This article is part of an Essential Guide, our editor-selected collection of our best articles, videos and other content on this topic. Explore more in this guide:
2. - Best practices for BI software: Read more in this section
- Follow these five steps for successful on-premises manufacturing BI projects
- Training key to successful BI implementation, experts say
- Be specific when building RFPs for manufacturing BI software
Explore other sections in this guide:
The No. 1 rule of maintaining successful on-premises business intelligence systems, according to experts, is maintaining a partnership between IT and the business from the earliest stage of requirements planning all the way to user training and continuous improvement.
Business involvement, whether through a formal, centralized Business Intelligence Competency Center (BICC) or a more ad hoc, decentralized approach, is critical for developing and promoting business intelligence best practices across the enterprise. In addition, ongoing collaboration between IT and the business ensures there's a commitment to delivering real business value around on-premises business intelligence (BI) projects, as opposed to promoting the technology simply because it's the latest hot trend, experts say.
More on BI implementation
Discover how to build a BI implementation checklist
Find out why BI training is essential
"When you try to do BI with a top-down approach, you end up with something that is too broad, and it limits its utility quite dramatically," said Howard Dresner, principal at Dresner Advisory Services, a consultancy focused on business intelligence and information management. "You end up satisfying some of the needs of everyone, but not all of the needs of anybody."
With that caveat in mind, here are a number of other best practices recommended by business intelligence and data warehouse experts to ensure on-premises BI success:
Facilitate ongoing business involvement. This cannot be overemphasized, according to BI experts. Getting representatives from the functional business units involved as extended members on the BI project team is the only way to prevent gaps between what is delivered and what was expected, experts say. BI's ultimate role is to serve the business, so the team responsible for the BI program needs to elicit regular feedback from the various business constituencies on everything, from which data and metrics are important to what types of charts and graphics are easiest to digest.
Take an architecture approach. Experts say it doesn't matter that many of the newer on-premises BI tools are accessible enough that nonexperts can quickly start building their own dashboards and reports. While self-service BI is definitely an essential component to a successful BI program, experts resoundingly advise building out the initiative as part of a larger information management vision. An enterprise data warehouse doesn't have to be part of that broad architecture. The idea is to have a larger view and an information management roadmap that will discourage the proliferation of independent data marts and foster reuse so the wheel isn't reinvented with every new BI project.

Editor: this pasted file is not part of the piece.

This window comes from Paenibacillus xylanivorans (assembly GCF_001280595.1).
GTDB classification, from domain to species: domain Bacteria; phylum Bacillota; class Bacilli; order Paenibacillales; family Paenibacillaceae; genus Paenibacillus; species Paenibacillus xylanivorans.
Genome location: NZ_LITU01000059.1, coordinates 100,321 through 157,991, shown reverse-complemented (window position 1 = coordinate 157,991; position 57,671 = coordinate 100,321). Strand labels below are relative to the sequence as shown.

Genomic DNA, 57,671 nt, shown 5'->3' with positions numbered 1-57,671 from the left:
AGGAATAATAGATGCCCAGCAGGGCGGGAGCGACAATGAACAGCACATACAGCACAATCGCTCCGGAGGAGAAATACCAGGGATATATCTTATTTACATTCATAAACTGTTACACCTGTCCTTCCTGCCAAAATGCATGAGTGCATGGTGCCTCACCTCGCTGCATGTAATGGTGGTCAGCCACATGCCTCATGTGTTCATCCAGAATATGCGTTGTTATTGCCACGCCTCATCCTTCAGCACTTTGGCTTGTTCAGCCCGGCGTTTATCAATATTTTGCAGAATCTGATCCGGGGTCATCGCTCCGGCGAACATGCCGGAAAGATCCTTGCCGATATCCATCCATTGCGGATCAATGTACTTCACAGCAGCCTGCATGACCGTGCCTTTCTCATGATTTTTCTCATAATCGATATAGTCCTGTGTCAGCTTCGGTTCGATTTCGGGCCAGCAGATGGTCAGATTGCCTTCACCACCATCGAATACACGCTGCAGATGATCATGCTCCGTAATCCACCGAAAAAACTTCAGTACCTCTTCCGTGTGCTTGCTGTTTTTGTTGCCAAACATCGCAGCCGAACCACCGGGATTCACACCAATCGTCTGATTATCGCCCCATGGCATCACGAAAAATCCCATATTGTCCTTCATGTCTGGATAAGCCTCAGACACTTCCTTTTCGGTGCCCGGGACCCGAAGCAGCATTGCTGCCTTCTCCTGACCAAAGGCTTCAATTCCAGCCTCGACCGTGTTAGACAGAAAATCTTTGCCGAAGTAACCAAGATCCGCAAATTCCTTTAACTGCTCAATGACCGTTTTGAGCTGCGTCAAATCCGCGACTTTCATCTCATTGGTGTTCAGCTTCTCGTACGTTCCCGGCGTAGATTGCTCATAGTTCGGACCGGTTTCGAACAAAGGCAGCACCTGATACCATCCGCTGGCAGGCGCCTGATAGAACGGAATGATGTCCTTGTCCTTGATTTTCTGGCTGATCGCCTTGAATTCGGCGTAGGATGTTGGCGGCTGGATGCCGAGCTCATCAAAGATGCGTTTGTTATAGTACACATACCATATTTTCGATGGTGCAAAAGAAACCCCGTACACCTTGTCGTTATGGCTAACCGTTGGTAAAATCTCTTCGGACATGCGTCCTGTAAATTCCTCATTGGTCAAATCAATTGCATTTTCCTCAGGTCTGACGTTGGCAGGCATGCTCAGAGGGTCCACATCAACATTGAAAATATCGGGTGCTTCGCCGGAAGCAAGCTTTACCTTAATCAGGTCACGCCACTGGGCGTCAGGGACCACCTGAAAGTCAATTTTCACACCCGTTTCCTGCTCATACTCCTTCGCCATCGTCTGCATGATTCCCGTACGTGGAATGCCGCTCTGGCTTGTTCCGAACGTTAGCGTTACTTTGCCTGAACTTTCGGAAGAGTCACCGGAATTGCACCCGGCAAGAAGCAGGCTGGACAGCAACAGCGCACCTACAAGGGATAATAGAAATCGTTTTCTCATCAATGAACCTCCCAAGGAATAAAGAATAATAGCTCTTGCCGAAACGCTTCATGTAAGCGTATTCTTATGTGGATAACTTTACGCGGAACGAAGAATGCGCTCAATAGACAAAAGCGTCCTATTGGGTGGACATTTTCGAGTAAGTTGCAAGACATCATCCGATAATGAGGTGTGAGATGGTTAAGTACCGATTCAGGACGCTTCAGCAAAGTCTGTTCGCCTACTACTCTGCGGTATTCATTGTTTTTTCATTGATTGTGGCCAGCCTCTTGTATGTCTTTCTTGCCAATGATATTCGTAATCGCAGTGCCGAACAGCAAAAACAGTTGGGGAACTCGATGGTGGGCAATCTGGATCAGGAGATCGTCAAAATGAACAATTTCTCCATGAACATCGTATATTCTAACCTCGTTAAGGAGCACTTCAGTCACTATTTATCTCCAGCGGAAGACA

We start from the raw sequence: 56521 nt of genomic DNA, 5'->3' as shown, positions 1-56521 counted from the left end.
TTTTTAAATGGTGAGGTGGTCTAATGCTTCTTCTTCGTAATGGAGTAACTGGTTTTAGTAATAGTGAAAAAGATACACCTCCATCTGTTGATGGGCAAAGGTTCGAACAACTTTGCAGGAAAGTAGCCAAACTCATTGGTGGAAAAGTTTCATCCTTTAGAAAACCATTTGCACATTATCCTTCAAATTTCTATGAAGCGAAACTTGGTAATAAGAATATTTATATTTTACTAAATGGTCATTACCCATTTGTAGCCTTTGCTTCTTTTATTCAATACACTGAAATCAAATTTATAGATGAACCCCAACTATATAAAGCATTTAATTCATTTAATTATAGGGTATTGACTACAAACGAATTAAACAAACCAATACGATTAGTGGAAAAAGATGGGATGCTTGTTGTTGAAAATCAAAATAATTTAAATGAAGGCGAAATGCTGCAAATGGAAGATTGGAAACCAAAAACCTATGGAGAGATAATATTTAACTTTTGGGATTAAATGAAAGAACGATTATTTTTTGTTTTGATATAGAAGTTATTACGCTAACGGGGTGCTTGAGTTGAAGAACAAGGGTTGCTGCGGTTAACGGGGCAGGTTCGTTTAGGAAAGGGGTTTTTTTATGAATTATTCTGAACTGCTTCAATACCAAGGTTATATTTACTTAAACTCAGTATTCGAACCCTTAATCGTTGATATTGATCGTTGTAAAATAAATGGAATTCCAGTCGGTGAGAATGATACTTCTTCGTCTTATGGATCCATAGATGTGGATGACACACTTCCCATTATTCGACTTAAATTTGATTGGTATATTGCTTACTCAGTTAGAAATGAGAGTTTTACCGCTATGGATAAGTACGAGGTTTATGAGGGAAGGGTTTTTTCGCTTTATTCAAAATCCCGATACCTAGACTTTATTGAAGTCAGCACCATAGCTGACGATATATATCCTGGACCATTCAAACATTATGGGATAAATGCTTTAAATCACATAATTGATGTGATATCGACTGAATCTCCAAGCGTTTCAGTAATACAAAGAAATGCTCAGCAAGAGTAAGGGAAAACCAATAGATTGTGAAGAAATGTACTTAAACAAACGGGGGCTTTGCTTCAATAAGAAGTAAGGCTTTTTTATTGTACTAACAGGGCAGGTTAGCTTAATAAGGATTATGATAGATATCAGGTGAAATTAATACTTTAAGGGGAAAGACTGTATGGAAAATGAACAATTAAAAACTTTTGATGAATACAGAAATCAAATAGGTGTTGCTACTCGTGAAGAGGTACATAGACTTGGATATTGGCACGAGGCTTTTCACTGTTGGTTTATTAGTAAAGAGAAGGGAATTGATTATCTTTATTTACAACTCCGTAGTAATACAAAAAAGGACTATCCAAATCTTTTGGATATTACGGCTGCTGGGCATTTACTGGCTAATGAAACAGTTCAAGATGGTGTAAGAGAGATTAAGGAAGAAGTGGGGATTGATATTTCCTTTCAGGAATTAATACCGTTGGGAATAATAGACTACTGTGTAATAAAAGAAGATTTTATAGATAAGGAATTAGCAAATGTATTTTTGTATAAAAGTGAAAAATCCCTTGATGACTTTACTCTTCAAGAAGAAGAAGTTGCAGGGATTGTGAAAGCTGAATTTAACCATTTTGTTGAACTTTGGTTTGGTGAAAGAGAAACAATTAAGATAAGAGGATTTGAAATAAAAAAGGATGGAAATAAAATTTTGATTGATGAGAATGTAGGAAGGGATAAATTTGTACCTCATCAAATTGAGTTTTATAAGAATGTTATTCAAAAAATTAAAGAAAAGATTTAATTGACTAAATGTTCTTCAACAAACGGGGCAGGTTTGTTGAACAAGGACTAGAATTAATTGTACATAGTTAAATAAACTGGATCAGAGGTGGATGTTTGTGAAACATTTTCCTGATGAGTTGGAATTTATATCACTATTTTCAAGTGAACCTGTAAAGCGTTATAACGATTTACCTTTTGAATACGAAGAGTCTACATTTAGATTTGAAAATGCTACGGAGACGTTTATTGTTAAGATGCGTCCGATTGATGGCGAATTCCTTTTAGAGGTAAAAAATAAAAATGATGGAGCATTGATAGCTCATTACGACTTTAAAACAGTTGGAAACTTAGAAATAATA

"You don't want to haphazardly patch BI onto an information environment," noted William McKnight, president of McKnight Consulting Group, a Plano, Tex.-based information management consultancy. "You want to make sure you have a vision for information management within the organization and that everything isn't a one-off project."
Attend to data quality. Don't assume the data used in BI projects is in top form, experts say. This is another area where IT and business should work together to identify the proper data types, determine what metadata is important, where the data is located, and what, eventually, it should look like specific to a particular BI campaign. "You run into a lot of risk if you skip this step," McKnight cautioned. "Remember, you're responsible for whatever you dish up, so if it's garbage in, it's garbage out. You need to make sure you have high quality data because decisions are made of this stuff and shared throughout the enterprise."
Start with something of universal value. Don't try to do too much with the initial BI project, experts warn. Pick a visualization method or report that has direct ties to the business and confirm that it's a metric or insight that has relevance across the enterprise. "Make sure the first BI task is something that everyone understands -- if your company makes donuts, make sure it's all about that," said John Myers, senior analyst for business intelligence and data warehousing at Enterprise Management Associates, an industry analysis and consultancy based in Boulder, CO. "You have to get people's attention to get their adoption. Once you have credibility and a following, you can then expand to do some more interesting things."
Don't forget about continuous improvement. Don't get complacent after one or two on-premises BI successes. Once you have users hooked and engaged, they are going to want to see more BI reporting on a regular basis, said Myers. "Add something once a month or once a quarter, because once you have that audience, they are going to get bored if they see the same thing all the time," he said. He added that regular communications around deliverables and ongoing education around BI best practices and goals will help set expectations and whet users' appetite for more BI going forward.
"Don't be complacent because people are going to want more," Myers said. "By continuing to give BI to them, you ensure higher adoption rates, more credibility, and you continue to drive value."
Follow SearchManufacturingERP.com on Twitter: @ManufacturingTT